TO THE CLOUD!
Like a battle cry, ringing across the I.T. landscape, environments large and small are rushing to move their systems to the cloud. It seems like a simple proposition. A no brainer, really. All you have to do is take your various systems that live in your brick-and-mortar data centers, and throw them up to the cloud. Easy Peezy, right?
I work for a State government I.T organization. As the Infrastructure Architect for a large Enterprise environment I am often called upon to offer consulting services to various State departments and agencies looking to join the Lemming migration to the Cloud. Or better yet, I am more often called upon to consult for those agencies after they have already made their plans and committed to a particular course of action. Much too late, usually.
Many of them really have no idea what they are even asking for. They have just heard that the Cloud is cool, that the Cloud is cheap, and that the Cloud is better. Sounds like a win-win-win, right? I mean, what could go wrong? Usually little-to-no thought has gone into what it really means to “move to the cloud”.
Most of the problem comes from an inherent lack of understanding on the part of most management teams as to what exactly is involved in moving a system to the cloud, and why doing so can mean a whole laundry list of issues and testing that must be taken into account and thoroughly explored. Not only is their understanding of the cloud limited, but they also lack any comprehension of terms like IaaS, SaaS or PaaS (Infrastructure, Software or Platform “as a service” respectively).
Beyond the “as a service” considerations, there are the matters of connectivity to the cloud – VPN or public Internet? Databases? Middle ware? Web Services? Are these all going to reside in the cloud, or are any parts of that architecture remaining on-premises? Bandwidth requirements? Support SLA’s? Protection of confidential (PII) data? Identity Management? Directory Services? Firewalls? Proxy services?
If your system houses PII data from your customers, you should consider at least SSAE 16 Soc 2 Type II certification of the cloud data center. There also may be HIPPA, FedRAMP, Sarb-Ox, or any number of other certification requirements you would need to be familiar with.
Then there is the matter of selecting a Cloud provider. AWS (Amazon Web Services) is the leader in the market by a country mile, and hosts large and small businesses from Netflix to Air B&B to about a million others. Microsoft’s Azure is moving up fast as a legitimate competitor to AWS, and there are of course dozens of other players in the market. Chosing the right provider for your company, and ensuring that the right language appears in the SLA’s and contracts is a critical component of the entire process.
These are all things that need to be understood and accounted for by the Business. Unfortunately far too often there is a lack of understanding about Cloud and the many issues that must be considered. It is this lack of understanding that leads us to the prevalence of F.U.D. (Fear, Uncertainty and Doubt).
It is the F.U.D. that gets in the way of good planning. It is the F.U.D. that causes decisions to be made prematurely, or in a vacuum. It is F.U.D. in short, that can cause a good idea to end up as a failed project.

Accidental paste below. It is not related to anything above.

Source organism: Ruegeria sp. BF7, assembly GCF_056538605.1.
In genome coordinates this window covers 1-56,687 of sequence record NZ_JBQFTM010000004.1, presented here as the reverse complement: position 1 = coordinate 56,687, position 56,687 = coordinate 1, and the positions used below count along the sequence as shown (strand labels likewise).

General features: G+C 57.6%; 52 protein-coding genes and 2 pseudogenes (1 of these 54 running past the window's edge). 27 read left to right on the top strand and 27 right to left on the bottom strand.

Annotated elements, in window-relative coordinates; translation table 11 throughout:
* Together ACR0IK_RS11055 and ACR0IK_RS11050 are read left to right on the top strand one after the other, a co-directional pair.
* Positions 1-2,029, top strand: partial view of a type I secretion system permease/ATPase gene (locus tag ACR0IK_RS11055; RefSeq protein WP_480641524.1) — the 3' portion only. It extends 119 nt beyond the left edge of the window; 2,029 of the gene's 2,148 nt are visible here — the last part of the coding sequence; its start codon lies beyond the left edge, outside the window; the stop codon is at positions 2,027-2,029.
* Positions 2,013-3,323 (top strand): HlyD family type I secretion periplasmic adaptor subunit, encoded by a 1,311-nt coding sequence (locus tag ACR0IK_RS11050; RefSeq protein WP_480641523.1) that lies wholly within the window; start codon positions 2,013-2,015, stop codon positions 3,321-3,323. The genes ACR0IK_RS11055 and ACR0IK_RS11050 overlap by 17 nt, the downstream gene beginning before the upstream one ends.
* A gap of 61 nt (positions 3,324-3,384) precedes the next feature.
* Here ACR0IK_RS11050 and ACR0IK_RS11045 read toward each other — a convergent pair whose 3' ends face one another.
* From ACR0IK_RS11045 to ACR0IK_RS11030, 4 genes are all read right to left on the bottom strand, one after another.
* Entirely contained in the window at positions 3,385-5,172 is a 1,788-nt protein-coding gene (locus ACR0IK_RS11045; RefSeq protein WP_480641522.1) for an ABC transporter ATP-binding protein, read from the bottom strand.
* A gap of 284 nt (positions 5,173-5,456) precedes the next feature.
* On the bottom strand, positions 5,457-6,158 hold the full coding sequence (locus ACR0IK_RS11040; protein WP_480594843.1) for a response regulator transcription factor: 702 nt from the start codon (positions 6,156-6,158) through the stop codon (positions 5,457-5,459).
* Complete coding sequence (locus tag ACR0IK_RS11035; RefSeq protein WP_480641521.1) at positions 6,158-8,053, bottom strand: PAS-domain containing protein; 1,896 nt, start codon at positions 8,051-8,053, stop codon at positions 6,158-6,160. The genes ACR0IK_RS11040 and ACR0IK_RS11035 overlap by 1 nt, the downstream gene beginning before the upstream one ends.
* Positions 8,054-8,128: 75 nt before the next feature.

So how do we avoid this scenario? How do we stamp out the Fear, Uncertainty and Doubt?
The answer is planning. And not just the kind of planning that goes on in the CIO or CTO’s office – or worse, over lunch at the local steak house. Not the kind of planning that executives do after they read the latest article about that new, slick technology that they simply must have.
I am talking about REAL planning. The kind of planning that takes place on a white board, with all of the relevant Subject Matter Experts in the room. A real discussion about the real ramifications of taking a system that is running in your data center, and moving it to the cloud. The technical ramifications are vast, and not trivial to overcome.
It may even behoove any organisation who is considering such a move to contract the services of a knowledgeable consultant who has been through a few of these migrations already. Somebody who has seen the pitfalls, and been gotten by the gotcha’s. The value such an individual can bring to an organization considering a move to the cloud could be immeasurable.
The bottom line, and the most important advice I could give you is to not underestimate the complexity of a move to the cloud. Anything you have in place now in your data centers CAN be replicated to the cloud, but requires extensive planning and thinking about it in advance. Remember, what can be done simply in your datacenter will probably by much more complicated in the Cloud.
Don’t be afraid. Don’t let F.U.D. interfere with your goals. Just make sure that you take the time, and spend the energy required up front to thoroughly consider all the ramifications and make all the plans before any changes are made. Bring in SME’s from all the various disciplines within your organization. Your Application Development folks, your DBA’s your middle ware and web tier administrators. Your Active Directory admins – anyone who is currently involved in administering or maintaining your current system needs to be involved in the planning phase of moving to the cloud.
In the end, sufficient planning will pay off ten-fold in terms of return on your investment. Once your system is planted and thriving in the Cloud you will be able to enjoy all the benefits that a cloud deployment can bring to your organization.
Go forth, and migrate!
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